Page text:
I was in the Audio Book corner of our neighborhood library not long ago when a deep male voice behind me rasped, “Hey, Baby, looking for fun?”
My insides threatened to jump out of my body so I froze for a minute before turning around. At my age, I needed to make sure that my sphincter muscles were in control after the way he had startled me. Whenever anyone calls me Baby, well. . . there is a history.
When I was a seventh grader, in the junior high library one day, a ninth grade jock-type yelled “Hey Baby!” in my direction. I turned around in sheer terror. I didn’t think it to be a flirtation for even a second. Because it was during a ninth-grade study hall, I thought he was calling me out because I was the only seventh grader in the room and he wanted the room at large to frown at the youngster/interloper. Or maybe he wanted to borrow a pencil.
He was calling beyond me to the scarlet-lipped brunette wearing a Dixie-cup bra beneath her very snug sweater at the next table. I’m guessed that he wasn’t looking for a pencil, although he was definitely eyeing the points in that sweater. I blushed painfully for even having the thought that he might have been calling me.
Not to worry about any tragic effects of my misunderstanding, for it did not affect my psyche. Granted, I am still talking about it some 60 years later, but I’m fine. Really. I’m fine.
This latest Psst! certainly wasn’t because I was the youngest one in the library. It wasn’t a dirty old man either. . . just our warped sense of humor next-door neighbor, Beau. He was there to select a couple of audio books for a trip that he and The Little Woman were taking soon.
Sometimes I think I spend half my time at the library, much of it outside on the grounds. I tend the reading garden in one area and for the last few months, I’ve been developing a fairy garden outside the floor-to-ceiling window of the children’s department. Because the library sits near a very busy street, the fairy garden is for viewing from inside, not actually playing in it.
It sounded like a simple enough task. I could use natural materials like sticks and moss and make it a wooded, magic place for any fairies looking for a home. The library fairy garden project was perfect for the child in me. (She stands near the thin woman in there, too.)
I was so, so wrong. Now, I dread even going to the library. The problem isn’t men; it’s the DAMNSQUIRRELS! Seriously!!! I’m not paranoid; sometimes they really ARE after you!
For instance, Dearly Beloved put a fairy door and two windows at the base of the large oak there. Although the squirrels could come down any section of that tree, they always scramble up and down over the fairy entrance, making certain they take out a window, if not more.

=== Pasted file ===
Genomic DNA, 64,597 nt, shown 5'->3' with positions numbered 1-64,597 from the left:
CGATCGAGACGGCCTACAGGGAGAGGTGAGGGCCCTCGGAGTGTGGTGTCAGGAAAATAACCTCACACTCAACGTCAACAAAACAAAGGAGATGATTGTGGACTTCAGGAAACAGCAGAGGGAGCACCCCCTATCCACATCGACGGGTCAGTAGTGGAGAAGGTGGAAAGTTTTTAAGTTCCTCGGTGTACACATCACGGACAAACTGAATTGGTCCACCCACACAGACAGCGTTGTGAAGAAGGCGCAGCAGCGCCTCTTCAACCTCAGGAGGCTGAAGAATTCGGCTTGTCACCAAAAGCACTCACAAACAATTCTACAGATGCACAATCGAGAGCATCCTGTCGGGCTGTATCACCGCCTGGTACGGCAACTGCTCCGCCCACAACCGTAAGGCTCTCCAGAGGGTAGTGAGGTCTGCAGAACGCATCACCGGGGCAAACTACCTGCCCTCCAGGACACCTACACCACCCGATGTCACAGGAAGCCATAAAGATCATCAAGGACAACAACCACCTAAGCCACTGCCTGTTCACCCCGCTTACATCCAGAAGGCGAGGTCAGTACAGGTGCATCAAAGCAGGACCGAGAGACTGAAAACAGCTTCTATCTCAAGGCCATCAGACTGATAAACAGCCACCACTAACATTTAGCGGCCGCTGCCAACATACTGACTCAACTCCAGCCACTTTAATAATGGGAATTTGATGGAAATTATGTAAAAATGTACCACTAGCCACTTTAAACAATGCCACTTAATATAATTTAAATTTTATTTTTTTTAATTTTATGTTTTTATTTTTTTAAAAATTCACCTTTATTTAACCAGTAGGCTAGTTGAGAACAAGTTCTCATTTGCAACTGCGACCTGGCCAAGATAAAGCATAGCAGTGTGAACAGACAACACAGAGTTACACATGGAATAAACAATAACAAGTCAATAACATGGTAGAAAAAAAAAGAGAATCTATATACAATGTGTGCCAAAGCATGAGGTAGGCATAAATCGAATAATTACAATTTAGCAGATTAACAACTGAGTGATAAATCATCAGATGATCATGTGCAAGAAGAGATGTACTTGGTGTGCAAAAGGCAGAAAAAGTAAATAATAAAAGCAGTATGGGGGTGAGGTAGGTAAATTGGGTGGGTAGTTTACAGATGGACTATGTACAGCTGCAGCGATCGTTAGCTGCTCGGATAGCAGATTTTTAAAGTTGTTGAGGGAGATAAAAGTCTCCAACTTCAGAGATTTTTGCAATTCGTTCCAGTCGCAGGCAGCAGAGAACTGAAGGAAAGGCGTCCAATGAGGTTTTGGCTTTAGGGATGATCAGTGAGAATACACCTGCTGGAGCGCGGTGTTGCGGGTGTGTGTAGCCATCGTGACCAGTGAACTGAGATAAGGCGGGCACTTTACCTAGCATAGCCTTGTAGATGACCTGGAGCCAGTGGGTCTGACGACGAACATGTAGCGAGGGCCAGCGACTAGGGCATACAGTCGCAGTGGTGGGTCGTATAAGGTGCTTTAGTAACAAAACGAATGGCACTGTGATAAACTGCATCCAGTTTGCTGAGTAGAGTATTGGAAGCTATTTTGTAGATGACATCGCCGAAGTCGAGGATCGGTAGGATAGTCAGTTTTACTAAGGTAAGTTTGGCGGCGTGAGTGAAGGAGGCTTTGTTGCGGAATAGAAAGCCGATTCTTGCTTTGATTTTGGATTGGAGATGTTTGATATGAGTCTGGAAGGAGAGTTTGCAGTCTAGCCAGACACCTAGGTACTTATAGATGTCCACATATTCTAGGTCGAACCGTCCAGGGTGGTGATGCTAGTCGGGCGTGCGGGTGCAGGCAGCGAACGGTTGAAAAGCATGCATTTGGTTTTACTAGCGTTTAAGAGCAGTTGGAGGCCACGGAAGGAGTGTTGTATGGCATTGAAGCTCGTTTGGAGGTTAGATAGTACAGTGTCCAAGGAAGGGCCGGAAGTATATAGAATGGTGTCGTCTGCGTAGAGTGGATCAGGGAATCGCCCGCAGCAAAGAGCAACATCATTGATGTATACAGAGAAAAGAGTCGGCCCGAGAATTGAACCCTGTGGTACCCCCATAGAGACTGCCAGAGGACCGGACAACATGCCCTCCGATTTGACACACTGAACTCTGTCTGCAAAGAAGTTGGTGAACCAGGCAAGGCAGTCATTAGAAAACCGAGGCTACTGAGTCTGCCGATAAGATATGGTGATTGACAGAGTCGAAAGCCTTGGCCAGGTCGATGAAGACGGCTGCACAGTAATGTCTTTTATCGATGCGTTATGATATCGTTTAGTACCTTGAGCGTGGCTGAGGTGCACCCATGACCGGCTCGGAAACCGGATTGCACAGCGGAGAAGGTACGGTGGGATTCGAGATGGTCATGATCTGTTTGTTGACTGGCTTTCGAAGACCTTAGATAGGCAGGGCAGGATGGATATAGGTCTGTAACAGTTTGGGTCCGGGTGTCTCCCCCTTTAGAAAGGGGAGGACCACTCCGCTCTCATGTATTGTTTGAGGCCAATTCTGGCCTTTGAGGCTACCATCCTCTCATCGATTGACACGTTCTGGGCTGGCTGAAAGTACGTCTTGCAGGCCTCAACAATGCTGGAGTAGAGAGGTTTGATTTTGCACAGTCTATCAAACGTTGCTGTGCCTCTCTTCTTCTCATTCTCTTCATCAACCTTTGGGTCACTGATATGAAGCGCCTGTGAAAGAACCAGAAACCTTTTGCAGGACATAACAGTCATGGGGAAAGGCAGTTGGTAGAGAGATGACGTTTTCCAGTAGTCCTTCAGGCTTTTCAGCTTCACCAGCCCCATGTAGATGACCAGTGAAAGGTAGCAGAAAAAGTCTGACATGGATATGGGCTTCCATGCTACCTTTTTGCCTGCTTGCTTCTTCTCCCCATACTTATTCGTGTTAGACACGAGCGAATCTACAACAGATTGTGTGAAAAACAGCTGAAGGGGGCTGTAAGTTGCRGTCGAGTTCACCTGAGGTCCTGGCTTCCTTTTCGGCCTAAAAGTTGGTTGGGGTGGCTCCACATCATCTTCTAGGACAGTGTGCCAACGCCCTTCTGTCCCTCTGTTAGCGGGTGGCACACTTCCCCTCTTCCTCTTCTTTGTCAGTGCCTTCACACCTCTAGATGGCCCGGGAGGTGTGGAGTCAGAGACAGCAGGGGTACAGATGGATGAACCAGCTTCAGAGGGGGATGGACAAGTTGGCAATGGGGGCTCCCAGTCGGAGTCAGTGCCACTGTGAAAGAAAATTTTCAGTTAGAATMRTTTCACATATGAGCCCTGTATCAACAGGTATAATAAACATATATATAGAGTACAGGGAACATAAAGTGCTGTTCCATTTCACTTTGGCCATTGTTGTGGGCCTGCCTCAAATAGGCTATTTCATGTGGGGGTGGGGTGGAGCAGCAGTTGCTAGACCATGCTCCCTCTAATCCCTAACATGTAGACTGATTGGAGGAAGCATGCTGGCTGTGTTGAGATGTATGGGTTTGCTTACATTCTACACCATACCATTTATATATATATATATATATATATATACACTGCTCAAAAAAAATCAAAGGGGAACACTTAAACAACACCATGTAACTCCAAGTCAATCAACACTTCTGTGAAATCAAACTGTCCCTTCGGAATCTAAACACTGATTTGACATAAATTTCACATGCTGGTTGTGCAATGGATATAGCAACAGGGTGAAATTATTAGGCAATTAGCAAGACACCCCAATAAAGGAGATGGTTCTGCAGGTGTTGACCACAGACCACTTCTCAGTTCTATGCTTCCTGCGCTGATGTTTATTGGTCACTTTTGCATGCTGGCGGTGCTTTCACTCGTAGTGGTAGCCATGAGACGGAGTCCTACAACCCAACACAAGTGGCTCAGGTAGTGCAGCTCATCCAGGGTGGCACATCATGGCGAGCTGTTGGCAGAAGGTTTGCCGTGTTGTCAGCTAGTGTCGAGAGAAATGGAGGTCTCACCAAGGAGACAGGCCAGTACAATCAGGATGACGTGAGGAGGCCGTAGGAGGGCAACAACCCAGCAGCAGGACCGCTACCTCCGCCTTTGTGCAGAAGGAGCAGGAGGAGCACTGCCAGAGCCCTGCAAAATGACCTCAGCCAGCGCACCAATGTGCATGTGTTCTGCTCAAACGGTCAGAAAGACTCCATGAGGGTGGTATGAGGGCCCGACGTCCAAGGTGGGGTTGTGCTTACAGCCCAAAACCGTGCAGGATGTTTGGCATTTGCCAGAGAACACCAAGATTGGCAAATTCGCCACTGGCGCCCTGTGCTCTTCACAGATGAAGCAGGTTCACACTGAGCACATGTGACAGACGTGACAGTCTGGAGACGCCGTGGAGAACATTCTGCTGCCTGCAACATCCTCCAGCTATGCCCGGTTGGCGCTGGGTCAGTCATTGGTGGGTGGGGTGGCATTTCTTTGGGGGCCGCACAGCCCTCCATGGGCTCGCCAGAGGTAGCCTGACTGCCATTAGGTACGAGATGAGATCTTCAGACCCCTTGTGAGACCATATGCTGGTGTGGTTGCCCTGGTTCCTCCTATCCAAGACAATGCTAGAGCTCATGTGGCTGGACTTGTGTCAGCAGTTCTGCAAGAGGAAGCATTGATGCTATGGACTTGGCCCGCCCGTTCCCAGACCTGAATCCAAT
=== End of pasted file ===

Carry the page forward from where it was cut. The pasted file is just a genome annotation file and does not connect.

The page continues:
The carefully painted acorn mailbox perched on a twig did not even last a day before one of them snapped off the acorn for lunch. They left the twig. The little painted mushrooms encircling the mossy magic fairy ring have been upended so many times that I could have grown crops there more easily. The moss? Ruined. Again. Again. Again. There’s none there at present.
Because the fairy garden gets such rough treatment, I hesitate to ask for any funds for accessories, the natural materials I’ve been using aren’t holding up. Because they’re so easy to upend, I’ve even resorted to gluing things like the mushrooms to a weighted surface–a piece of old brick and things like chunks of roofing tiles, then I bury the “weights.” Homeland Security would be proud. But even that isn’t squirrel-proof.
I’m including a few pictures to give an idea of what I’m up against. If you have any suggestions that don’t involve squirrel corpses, let’s hear them!
The sand in the sandbox and around the duck pond . . . well, gawd only knows what goes on in there, but the sand constantly needs to be replaced. The idea was for the duck pond to look like a lake, not a Tupperware bowl, with sand all around it. The sandbox on the playground should be full. . . and the fence, as well as the fairy door on the tree behind, should be standing straight. That swing hanging in the brown basket used to have mazus groundcover beneath, to protect tender little fairy feet. Oh. . . and see those blue mushrooms? They look random, but they were part of the border of the magic fairy circle that was filled with green moss. There are red mushrooms, too–they’ve all been upended. (If you want to know what color scarf to knit your favorite squirrel, go with red.)
Here is the basketball goal with a found shingle “court.” It came from the library roof; I hope it isn’t causing a leak. The orange thing is a hammock, with a tree limb fairy house behind it. I haven’t seen any squirrels in the hammock yet.
The soda shop floor needs sweeping. If I left a squirrel-sized broom out there, do you suppose. . . ?
Of course not. They’re the ones that made the mess.
I don’t want to end this on a complaining note because there is, at least, an upside:
At least the little bastards don’t call me Baby.
No child but must remember laying his head in the grass, staring into the infinitesimal forest and seeing it grow populous with fairy armies. ~Robert Louis Stevenson, Essays in The Art of Writing